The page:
A Day in the Life of a Seabee at NSA Souda Bay, Greece

Story by Joel Diller, U.S. Naval Support Activity Souda Bay

The Seabees are made up of Sailors from different backgrounds and skill sets – they have to be to complete the projects required of the Navy’s construction force. When the Navy’s first construction battalions were organized during World War II, the average age of the first group of Seabees was 31 years old. This is because they were mainly experienced civilian tradesmen who underwent military training so they could defend what they were building. They were a unique type of Sailor in 1942 – and still are today.

A sign reading ‘Seabee Country’ located between Public Works Department buildings onboard Naval Support Activity Souda Bay, Greece, Oct. 28, 2019. NSA Souda Bay is an operational ashore base that enables U.S., allied, and partner nation forces to be where they are needed when they are needed to ensure security and stability in Europe, Africa, and Southwest Asia. (U.S. Navy photo by Joel Diller/Released)

“The Seabees, we’re a special breed,” said Chief Builder John Wightman, senior enlisted leader, Naval Facilities Engineering Command Europe, Africa, Central, Public Works Department NSA Souda Bay. “We are actually built like a Marine Corps fire team. Because of that we have seven different types of rates in the group Seabees.”

Wightman said a Seabee battalion organizes the seven rates into a headquarters company and four construction/rifle companies. Headquarters Company includes the administration, supply, and engineering functions and the engineering aid rate; Alpha Company, the equipment operator and construction mechanic rates, works with equipment; Bravo Company, the utilitiesman and construction electrician rates, works with utilities; Charlie Company, the builder and steelworker rates, performs general construction; and Delta Company, a mix of all the rates, is added for deployments.

The NSA Souda Bay Public Works Department operates as a tenant command on the installation, and its headquarters is NAVFAC EURAFCENT, located in Naples, Italy.

“What makes NAVFAC Souda Bay unique is that compared to other public works departments we have a high-rate of first-termers straight from ‘A’ school,” said Wightman. “So we have to learn from the civilian professionals and have our senior Seabees mentor the junior personnel.”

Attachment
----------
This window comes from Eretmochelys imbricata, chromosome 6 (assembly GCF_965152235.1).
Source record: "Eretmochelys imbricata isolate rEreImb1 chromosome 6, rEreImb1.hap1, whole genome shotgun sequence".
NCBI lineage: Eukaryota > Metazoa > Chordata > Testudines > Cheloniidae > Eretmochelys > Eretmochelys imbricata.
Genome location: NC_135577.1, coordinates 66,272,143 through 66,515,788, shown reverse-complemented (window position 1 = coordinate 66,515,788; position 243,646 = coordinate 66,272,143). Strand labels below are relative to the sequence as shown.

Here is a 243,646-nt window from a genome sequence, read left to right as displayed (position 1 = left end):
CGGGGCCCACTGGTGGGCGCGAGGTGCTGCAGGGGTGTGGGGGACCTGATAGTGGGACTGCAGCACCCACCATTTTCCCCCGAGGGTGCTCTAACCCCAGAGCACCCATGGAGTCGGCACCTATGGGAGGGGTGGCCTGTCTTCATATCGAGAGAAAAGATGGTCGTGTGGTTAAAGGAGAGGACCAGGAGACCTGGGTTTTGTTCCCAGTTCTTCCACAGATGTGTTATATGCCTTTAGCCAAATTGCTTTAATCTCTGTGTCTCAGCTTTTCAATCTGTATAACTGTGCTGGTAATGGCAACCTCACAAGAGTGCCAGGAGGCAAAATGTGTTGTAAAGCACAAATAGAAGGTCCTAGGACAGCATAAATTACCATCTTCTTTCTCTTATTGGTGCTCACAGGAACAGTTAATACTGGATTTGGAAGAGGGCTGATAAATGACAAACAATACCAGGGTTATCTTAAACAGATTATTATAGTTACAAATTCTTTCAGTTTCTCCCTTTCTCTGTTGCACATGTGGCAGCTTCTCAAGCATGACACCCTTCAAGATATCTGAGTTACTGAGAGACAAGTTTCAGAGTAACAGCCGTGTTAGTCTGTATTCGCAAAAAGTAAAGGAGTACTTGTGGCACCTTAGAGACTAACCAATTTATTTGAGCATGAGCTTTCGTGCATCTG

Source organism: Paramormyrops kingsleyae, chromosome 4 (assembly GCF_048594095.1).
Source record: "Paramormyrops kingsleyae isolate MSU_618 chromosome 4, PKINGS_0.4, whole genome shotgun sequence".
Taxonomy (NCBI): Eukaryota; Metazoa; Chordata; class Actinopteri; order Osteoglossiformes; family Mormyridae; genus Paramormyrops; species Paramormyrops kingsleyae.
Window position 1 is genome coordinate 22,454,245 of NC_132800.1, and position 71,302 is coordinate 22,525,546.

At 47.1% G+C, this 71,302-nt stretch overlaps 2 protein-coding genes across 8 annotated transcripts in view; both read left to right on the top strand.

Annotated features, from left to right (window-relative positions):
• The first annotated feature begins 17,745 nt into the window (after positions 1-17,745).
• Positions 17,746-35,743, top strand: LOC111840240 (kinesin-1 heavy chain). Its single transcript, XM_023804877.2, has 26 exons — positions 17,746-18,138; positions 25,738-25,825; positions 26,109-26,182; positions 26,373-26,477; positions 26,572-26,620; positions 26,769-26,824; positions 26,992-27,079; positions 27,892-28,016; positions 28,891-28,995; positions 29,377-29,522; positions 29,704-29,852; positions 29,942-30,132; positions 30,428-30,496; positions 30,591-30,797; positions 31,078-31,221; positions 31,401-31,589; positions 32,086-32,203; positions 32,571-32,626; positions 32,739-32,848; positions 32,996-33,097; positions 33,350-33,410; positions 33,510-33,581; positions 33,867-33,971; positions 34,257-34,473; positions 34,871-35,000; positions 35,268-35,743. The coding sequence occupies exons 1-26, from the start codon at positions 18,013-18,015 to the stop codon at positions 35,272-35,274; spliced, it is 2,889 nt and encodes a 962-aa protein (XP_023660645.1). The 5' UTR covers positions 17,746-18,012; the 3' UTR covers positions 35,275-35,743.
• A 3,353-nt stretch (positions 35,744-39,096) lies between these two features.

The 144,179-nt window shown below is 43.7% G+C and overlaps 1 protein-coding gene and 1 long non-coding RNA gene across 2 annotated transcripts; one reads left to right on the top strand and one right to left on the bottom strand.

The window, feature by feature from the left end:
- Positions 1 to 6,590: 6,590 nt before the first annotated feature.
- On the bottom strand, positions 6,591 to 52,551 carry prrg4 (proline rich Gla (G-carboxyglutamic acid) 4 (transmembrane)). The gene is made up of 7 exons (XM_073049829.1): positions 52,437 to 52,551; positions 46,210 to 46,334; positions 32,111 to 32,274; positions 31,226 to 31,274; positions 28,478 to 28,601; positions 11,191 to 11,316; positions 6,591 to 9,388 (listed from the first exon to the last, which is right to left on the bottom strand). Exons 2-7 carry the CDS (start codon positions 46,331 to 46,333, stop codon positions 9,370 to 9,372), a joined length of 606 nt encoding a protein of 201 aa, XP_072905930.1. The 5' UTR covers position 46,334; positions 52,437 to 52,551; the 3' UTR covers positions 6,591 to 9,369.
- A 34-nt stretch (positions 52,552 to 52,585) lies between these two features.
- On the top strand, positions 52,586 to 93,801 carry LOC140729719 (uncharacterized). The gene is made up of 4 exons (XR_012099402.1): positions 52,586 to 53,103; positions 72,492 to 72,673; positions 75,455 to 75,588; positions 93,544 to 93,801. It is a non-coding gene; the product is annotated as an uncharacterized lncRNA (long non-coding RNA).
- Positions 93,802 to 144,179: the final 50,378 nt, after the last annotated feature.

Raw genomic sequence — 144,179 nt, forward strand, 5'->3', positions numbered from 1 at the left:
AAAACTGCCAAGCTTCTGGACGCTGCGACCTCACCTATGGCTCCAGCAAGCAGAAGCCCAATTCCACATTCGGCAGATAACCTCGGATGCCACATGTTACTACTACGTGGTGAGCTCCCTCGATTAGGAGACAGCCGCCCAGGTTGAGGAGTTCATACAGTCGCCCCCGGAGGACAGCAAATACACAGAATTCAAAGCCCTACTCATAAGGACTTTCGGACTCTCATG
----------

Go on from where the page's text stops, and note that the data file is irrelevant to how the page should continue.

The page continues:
A Seabee’s Perspective: I Couldn’t Believe It!


Builder Constructionman Charles Stankye, a Connecticut native, is serving his first tour with the Navy after completing “A” school at the Naval Construction Training Center in Gulf Port, Mississippi. He never thought in a million years he would be living and working in Greece.

“When I first learned I was going to Greece I was in shock,” said Stankye. “I couldn’t believe it.”

Having studied carpentry for eight years at vocational-technical schools in high school and college, he earned his bachelor’s degree in residential construction. Prior to joining the Navy, he knew little about the Seabees, but it wasn’t until he talked with a recruiter about his construction background that he decided to join the Navy.

“They said ‘Do you know about the Seabees?’ and I said ‘A little bit’ and they informed me that is exactly what I do in my every day job,” said Stankye.

Here at Souda Bay, part of his job is to complete work orders, which could range from pouring concrete to fixing ceiling tiles or walls. But in addition to doing work he enjoys, he appreciates working with people from different backgrounds.

“My favorite part of the job is working with other people,” said Stankye. “Some people have little experience, so I can help them. Or some people have more experience, where they can help me and others. And learning everybody’s background – that’s a fun time.”

Builder Constructionman Charles Stankye, a Seabee assigned to Naval Support Activity Souda Bay Public Works Department, cuts wood with a miter saw in the carpentry shop onboard the installation. NSA Souda Bay is an operational ashore base that enables U.S., allied, and partner nation forces to be where they are needed when they are needed to ensure security and stability in Europe, Africa, and Southwest Asia. (U.S. Navy photo by Joel Diller/Released)